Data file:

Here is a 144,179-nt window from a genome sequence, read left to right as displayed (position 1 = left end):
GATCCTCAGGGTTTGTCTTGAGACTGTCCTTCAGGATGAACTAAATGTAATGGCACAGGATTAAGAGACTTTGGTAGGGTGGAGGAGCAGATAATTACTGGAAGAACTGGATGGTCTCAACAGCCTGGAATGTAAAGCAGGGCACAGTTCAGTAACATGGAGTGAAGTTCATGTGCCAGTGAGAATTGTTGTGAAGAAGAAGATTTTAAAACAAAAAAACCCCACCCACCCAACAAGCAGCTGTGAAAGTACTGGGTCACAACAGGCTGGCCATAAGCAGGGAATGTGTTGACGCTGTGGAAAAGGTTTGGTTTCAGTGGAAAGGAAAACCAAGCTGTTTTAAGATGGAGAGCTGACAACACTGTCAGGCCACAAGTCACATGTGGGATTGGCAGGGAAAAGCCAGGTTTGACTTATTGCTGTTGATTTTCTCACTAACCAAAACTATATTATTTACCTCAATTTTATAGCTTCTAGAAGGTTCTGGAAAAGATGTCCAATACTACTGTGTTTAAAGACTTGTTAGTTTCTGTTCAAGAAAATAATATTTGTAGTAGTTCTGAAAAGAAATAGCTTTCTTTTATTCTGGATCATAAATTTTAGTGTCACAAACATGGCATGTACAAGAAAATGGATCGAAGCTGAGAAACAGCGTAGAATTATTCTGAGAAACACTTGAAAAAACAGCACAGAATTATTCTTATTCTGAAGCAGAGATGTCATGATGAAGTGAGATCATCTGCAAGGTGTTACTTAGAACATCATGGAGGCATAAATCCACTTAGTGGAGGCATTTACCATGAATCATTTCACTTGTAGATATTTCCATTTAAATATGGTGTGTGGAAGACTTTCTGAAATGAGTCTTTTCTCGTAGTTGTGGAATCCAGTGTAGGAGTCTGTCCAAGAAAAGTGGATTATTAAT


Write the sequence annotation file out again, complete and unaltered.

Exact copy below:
Here is a 144,179-nt window from a genome sequence, read left to right as displayed (position 1 = left end):
GATCCTCAGGGTTTGTCTTGAGACTGTCCTTCAGGATGAACTAAATGTAATGGCACAGGATTAAGAGACTTTGGTAGGGTGGAGGAGCAGATAATTACTGGAAGAACTGGATGGTCTCAACAGCCTGGAATGTAAAGCAGGGCACAGTTCAGTAACATGGAGTGAAGTTCATGTGCCAGTGAGAATTGTTGTGAAGAAGAAGATTTTAAAACAAAAAAACCCCACCCACCCAACAAGCAGCTGTGAAAGTACTGGGTCACAACAGGCTGGCCATAAGCAGGGAATGTGTTGACGCTGTGGAAAAGGTTTGGTTTCAGTGGAAAGGAAAACCAAGCTGTTTTAAGATGGAGAGCTGACAACACTGTCAGGCCACAAGTCACATGTGGGATTGGCAGGGAAAAGCCAGGTTTGACTTATTGCTGTTGATTTTCTCACTAACCAAAACTATATTATTTACCTCAATTTTATAGCTTCTAGAAGGTTCTGGAAAAGATGTCCAATACTACTGTGTTTAAAGACTTGTTAGTTTCTGTTCAAGAAAATAATATTTGTAGTAGTTCTGAAAAGAAATAGCTTTCTTTTATTCTGGATCATAAATTTTAGTGTCACAAACATGGCATGTACAAGAAAATGGATCGAAGCTGAGAAACAGCGTAGAATTATTCTGAGAAACACTTGAAAAAACAGCACAGAATTATTCTTATTCTGAAGCAGAGATGTCATGATGAAGTGAGATCATCTGCAAGGTGTTACTTAGAACATCATGGAGGCATAAATCCACTTAGTGGAGGCATTTACCATGAATCATTTCACTTGTAGATATTTCCATTTAAATATGGTGTGTGGAAGACTTTCTGAAATGAGTCTTTTCTCGTAGTTGTGGAATCCAGTGTAGGAGTCTGTCCAAGAAAAGTGGATTATTAAT